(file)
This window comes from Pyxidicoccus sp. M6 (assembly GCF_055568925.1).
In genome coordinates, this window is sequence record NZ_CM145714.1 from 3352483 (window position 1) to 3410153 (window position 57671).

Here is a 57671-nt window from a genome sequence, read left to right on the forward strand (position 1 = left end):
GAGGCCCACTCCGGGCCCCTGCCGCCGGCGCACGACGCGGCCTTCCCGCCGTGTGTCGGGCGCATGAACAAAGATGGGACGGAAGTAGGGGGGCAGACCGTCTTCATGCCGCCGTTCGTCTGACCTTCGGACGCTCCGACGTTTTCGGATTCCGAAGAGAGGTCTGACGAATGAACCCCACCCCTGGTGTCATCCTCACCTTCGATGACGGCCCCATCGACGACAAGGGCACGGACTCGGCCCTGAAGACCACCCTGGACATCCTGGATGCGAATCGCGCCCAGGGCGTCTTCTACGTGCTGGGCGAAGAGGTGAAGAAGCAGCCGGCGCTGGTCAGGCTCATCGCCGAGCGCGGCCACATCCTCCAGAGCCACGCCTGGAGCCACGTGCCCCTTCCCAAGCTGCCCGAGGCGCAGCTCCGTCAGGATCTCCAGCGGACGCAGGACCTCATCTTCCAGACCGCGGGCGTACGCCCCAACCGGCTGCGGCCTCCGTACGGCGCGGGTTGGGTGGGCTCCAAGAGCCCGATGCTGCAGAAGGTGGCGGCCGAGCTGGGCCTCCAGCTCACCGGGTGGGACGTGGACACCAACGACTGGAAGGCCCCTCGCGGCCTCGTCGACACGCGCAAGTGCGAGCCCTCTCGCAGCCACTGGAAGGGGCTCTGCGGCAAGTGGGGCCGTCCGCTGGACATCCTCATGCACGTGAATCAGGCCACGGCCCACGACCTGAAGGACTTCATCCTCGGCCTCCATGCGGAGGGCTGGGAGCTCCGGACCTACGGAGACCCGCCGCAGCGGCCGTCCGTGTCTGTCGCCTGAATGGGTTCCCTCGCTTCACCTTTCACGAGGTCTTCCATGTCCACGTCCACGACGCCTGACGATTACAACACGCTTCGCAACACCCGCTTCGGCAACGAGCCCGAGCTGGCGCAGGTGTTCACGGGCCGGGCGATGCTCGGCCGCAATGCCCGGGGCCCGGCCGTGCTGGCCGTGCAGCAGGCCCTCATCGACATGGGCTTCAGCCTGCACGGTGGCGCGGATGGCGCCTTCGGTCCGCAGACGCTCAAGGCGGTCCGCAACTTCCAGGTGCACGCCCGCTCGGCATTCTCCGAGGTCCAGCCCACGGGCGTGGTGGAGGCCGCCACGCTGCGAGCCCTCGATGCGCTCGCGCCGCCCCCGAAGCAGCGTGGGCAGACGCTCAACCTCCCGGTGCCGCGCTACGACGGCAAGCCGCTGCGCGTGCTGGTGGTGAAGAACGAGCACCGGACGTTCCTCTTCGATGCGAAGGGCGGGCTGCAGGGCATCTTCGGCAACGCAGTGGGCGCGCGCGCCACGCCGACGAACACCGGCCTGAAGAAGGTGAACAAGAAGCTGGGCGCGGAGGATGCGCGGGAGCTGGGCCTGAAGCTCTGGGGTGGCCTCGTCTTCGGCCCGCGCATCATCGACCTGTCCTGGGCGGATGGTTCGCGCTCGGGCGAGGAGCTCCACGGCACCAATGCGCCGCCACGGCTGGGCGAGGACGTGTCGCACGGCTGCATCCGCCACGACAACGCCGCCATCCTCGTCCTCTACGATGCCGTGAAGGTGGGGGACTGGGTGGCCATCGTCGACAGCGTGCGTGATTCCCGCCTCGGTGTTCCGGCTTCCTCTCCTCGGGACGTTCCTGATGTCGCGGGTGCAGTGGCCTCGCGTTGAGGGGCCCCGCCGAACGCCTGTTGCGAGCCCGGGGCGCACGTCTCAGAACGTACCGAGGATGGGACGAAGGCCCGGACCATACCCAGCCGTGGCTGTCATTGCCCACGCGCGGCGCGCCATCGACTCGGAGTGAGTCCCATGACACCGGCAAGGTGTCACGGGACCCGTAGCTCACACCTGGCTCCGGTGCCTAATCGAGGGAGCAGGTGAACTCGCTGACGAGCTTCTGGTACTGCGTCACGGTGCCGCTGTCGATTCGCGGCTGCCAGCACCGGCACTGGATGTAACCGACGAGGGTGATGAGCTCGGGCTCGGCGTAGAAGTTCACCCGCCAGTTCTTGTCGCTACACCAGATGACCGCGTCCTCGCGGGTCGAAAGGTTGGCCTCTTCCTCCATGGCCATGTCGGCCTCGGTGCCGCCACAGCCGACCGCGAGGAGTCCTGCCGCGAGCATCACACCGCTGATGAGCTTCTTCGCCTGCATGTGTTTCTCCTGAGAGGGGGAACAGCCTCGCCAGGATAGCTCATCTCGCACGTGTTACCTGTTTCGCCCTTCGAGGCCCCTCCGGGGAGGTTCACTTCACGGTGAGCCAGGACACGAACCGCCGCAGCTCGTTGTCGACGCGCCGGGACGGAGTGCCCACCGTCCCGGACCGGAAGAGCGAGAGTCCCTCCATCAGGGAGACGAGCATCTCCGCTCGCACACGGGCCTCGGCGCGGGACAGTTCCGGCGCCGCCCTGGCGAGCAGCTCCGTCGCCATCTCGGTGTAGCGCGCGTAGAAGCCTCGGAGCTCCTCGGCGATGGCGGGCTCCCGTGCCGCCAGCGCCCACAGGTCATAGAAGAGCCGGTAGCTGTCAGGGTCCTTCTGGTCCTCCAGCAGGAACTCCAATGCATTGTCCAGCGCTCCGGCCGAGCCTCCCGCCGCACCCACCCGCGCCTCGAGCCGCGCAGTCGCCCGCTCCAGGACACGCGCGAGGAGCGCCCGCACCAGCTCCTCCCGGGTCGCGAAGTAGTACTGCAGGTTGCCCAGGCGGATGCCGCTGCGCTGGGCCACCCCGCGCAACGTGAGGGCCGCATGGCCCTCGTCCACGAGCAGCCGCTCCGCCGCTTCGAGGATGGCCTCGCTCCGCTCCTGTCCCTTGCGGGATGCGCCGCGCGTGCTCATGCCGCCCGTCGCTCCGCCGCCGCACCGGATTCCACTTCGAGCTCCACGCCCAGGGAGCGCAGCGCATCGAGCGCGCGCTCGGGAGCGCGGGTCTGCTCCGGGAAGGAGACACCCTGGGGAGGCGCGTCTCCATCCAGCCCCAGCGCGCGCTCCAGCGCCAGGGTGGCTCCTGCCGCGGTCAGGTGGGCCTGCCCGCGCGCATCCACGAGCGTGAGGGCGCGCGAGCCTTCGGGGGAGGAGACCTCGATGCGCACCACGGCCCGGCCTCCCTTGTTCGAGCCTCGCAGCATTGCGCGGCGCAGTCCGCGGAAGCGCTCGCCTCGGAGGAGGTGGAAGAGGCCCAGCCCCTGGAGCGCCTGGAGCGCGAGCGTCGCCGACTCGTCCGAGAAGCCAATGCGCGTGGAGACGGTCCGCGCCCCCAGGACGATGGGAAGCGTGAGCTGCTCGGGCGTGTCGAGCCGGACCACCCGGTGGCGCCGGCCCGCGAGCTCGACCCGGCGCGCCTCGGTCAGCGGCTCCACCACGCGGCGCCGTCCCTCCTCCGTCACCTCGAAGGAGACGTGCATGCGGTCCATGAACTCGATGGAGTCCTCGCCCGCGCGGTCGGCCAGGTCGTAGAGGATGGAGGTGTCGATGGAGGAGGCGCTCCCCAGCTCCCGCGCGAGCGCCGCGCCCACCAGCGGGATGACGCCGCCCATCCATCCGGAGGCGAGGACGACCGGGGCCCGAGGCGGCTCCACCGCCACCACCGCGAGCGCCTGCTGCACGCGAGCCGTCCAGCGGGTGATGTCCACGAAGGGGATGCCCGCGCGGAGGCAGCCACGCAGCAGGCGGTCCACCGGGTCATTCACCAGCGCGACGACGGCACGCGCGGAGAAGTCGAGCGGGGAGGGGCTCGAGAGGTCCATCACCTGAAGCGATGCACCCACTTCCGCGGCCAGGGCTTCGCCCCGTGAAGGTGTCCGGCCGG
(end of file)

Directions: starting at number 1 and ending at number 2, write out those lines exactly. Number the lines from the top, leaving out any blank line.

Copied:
This window comes from Pyxidicoccus sp. M6 (assembly GCF_055568925.1).
In genome coordinates, this window is sequence record NZ_CM145714.1 from 3352483 (window position 1) to 3410153 (window position 57671).